WALKING FOR AFFORDABLE HOUSING
In mid-July, Blake Chambliss came through Paonia while out on a 800-mile walk around Colorado. The retired architect is trying to raise awareness of the state’s "affordable housing crisis." Housing is considered affordable if it eats up less than a third of your monthly paycheck, he said. A quarter of Colorado residents can’t find affordable housing, and the problem affects everyone.
Here in Paonia, about 15 people showed up to talk about everything from affordable housing to homelessness. One local builder told us about his low-cost hogans, while a group of older women told us about their vision for a mixed-generation assisted living community.
Local architect Robert McHugh helped organize the Paonia visit. To learn more about the People’s Walk for Housing Justice, visit www.peopleswalk.org or call 303-825-3604.
Longtime subscriber Cathy Craig stopped by the office with photos from the June rampage of the disgruntled business owner who destroyed or severely damaged 13 buildings in Granby, Colo., including the town’s library. When asked how the community is doing now, Craig says you definitely need a sense of humor: "If anyone needs one, I know where they can get a 70-ton armor plated bulldozer." If you’d like to donate to the Granby Library Building Fund, send your contribution c/o WestStar Bank, P.O. Box 439, Granby, Colo. 80446.
Readers Tom and Paz Taylor of Mesa, Ariz., regaled us with tales of weaving, and of watching runners and burros race over long distances and high mountain passes. They had just watched a pack-burro race in Fairplay, Colo., that covered almost 30 miles. The Taylors are big supporters of the Bureau of Land Management’s "Adopt a Burro" program, which you can learn more about at www.adoptahorse.blm.gov .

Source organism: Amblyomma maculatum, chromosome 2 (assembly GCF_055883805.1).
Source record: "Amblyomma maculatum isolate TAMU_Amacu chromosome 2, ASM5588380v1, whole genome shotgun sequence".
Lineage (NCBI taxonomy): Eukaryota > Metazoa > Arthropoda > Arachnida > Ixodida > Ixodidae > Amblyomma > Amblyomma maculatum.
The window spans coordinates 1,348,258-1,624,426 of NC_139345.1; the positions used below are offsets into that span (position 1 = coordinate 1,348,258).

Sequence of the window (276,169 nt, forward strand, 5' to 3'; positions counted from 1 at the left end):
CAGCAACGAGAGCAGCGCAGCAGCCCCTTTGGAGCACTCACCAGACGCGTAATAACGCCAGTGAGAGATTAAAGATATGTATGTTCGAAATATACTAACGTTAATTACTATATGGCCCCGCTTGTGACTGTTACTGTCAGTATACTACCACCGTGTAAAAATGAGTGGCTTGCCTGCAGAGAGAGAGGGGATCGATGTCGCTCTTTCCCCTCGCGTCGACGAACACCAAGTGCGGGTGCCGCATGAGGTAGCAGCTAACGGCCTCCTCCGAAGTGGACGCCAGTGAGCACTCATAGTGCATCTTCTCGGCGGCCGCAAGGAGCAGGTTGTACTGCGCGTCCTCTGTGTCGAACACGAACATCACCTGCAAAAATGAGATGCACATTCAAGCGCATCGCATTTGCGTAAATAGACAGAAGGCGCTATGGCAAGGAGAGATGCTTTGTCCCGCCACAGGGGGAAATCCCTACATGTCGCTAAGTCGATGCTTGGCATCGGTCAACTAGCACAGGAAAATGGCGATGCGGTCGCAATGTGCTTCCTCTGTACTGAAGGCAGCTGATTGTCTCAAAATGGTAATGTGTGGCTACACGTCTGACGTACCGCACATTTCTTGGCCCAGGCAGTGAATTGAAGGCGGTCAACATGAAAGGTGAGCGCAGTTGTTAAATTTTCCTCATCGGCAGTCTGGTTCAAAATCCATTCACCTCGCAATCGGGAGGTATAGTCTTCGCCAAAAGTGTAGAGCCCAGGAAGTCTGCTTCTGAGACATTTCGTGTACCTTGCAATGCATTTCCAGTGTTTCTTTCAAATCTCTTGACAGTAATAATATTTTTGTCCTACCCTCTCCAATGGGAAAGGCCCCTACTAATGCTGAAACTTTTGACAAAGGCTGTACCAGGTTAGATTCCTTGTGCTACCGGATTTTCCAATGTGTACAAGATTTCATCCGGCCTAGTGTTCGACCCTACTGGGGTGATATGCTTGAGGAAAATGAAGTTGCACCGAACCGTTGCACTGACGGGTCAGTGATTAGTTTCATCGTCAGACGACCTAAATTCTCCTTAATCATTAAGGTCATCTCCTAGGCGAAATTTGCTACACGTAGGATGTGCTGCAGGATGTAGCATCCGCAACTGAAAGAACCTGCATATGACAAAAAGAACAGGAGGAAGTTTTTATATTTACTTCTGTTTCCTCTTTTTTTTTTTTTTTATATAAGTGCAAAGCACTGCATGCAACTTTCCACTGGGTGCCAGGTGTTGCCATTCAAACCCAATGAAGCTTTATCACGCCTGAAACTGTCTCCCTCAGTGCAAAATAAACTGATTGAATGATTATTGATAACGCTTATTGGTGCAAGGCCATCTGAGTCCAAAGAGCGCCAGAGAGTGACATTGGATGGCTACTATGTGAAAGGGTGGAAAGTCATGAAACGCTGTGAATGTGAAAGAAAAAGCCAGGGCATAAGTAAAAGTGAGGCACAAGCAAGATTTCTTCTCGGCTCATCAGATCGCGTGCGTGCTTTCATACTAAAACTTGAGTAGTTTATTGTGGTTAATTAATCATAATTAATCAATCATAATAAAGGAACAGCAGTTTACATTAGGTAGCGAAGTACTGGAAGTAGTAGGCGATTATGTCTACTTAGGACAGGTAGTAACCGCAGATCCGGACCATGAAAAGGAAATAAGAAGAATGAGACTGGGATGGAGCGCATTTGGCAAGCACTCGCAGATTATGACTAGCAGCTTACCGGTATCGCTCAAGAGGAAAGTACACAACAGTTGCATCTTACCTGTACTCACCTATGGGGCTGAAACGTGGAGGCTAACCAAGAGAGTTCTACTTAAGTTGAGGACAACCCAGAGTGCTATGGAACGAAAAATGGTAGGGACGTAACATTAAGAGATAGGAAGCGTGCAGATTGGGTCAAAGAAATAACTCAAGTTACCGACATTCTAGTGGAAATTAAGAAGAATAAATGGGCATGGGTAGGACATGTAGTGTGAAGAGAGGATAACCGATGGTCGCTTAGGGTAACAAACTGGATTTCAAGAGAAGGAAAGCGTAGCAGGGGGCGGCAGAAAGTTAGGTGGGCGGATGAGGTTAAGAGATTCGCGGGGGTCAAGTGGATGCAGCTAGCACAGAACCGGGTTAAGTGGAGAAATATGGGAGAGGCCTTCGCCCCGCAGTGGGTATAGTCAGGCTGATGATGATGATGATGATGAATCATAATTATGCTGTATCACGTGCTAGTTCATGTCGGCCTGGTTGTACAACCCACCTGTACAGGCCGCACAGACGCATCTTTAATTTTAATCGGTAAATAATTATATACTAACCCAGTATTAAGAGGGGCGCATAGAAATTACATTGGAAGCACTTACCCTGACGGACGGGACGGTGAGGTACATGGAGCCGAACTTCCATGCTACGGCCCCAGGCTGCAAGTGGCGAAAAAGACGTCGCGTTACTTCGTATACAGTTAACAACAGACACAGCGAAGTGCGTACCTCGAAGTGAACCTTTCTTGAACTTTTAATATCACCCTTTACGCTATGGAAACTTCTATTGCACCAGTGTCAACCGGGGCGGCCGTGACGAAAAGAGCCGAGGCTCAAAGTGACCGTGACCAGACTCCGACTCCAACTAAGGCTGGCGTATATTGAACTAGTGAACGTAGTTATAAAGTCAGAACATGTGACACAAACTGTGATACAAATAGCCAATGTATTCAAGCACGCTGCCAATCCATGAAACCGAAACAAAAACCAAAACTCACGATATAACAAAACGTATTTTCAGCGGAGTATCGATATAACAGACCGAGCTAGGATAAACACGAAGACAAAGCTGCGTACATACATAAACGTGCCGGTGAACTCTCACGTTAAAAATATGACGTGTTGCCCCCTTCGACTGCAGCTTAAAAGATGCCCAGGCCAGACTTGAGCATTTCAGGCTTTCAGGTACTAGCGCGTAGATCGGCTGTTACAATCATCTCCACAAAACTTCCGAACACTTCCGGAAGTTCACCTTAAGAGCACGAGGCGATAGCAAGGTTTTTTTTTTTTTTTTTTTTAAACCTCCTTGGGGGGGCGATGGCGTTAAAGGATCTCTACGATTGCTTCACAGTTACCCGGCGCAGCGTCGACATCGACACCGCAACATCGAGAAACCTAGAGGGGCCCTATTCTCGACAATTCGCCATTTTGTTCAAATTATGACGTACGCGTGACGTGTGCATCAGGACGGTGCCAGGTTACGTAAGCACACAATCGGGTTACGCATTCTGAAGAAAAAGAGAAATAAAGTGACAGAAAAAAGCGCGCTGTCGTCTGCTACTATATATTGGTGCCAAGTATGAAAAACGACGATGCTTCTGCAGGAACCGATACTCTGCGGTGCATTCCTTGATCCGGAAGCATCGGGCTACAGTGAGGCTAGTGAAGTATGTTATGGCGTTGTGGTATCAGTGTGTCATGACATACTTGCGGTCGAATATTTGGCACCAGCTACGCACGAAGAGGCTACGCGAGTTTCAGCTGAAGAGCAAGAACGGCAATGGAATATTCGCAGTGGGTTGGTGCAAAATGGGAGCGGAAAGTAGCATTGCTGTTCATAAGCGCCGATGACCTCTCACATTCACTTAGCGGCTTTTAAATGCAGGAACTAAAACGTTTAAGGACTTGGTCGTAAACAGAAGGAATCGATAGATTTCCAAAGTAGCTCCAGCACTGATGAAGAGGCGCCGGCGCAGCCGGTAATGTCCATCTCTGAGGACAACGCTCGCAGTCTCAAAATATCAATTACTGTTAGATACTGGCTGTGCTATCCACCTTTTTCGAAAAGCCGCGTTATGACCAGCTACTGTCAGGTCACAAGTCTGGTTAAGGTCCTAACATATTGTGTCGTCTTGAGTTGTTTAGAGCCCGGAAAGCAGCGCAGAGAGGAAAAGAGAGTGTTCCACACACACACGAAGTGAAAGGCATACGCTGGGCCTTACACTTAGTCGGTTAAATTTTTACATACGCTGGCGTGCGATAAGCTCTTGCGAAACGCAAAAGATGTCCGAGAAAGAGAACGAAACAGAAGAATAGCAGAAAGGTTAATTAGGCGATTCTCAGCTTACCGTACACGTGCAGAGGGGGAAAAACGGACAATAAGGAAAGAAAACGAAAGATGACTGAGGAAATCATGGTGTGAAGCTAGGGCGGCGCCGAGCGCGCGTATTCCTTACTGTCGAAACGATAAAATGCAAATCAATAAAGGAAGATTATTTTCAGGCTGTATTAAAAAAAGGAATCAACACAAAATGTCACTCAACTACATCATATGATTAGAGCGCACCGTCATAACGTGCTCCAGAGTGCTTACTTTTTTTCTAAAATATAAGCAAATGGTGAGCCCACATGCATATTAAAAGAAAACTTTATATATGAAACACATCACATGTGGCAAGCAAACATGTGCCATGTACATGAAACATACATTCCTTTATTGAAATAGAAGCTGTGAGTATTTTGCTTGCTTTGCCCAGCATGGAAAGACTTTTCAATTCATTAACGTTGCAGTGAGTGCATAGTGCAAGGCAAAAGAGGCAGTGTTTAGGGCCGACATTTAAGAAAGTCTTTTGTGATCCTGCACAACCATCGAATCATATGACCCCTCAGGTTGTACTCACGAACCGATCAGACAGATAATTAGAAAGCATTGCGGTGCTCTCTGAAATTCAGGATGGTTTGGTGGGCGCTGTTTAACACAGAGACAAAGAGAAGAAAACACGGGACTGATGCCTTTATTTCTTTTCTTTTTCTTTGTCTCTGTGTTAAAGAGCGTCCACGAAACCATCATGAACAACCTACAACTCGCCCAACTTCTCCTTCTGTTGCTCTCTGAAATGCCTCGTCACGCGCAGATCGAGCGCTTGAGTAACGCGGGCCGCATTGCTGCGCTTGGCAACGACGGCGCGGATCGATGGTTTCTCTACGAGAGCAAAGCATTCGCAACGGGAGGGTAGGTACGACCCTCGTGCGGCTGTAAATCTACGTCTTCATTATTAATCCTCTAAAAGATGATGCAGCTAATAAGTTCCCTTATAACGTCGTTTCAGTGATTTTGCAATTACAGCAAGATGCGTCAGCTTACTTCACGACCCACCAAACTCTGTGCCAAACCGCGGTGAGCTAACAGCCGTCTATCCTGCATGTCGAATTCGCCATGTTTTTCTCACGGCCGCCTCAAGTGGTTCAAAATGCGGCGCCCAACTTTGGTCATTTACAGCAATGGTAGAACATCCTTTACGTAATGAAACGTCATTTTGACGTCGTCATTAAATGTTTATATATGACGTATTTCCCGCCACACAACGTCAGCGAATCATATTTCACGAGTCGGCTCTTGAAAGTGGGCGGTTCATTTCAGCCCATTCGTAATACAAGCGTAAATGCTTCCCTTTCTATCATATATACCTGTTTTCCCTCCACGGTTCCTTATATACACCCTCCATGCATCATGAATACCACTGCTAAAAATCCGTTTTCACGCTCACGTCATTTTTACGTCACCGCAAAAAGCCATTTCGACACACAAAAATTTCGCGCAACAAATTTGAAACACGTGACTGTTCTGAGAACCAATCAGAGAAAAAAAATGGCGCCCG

Michael Smith, a reader and associate professor of natural resources at Northern California’s Humboldt State University, dropped by the office. He told us that his research shows that old-timers and newcomers in most communities are often not very far apart in their desire to control growth, but fail to come together because "the perception of polarity is there."
We were sad to hear of the recent passing of Charlie Butcher, a businessman and philanthropist from Boulder, Colo. A local newspaper described Charlie as a "pioneer in socially responsible business practices," who distributed $18 million to the employees of his floor-care products company after he sold it in 2000. Charlie gave generously to High Country News — he got our Writers on the Range opinion service off the ground in 1997. Activism runs in the family: Charlie’s widow, Jane, is a founder of the Women of the West Museum, the co-chair of the Colorado Conference on World Affairs and co-chair of the Foundation for National Progress, the parent nonprofit of Mother Jones magazine.
The Waste Isolation Pilot Plant in Carlsbad, N.M., stores transuranic waste, not low-level waste, as we’d stated in the Aug. 2 "Follow-up" column. And we apologize to reader Jim Nielson of Cody, Wyo. We credited him for a letter in the July 19 edition that was actually written by Jim Nielsen of Long Lake, Minn. Please include your full name and home town with letters — it will help us avoid such goofs in the future.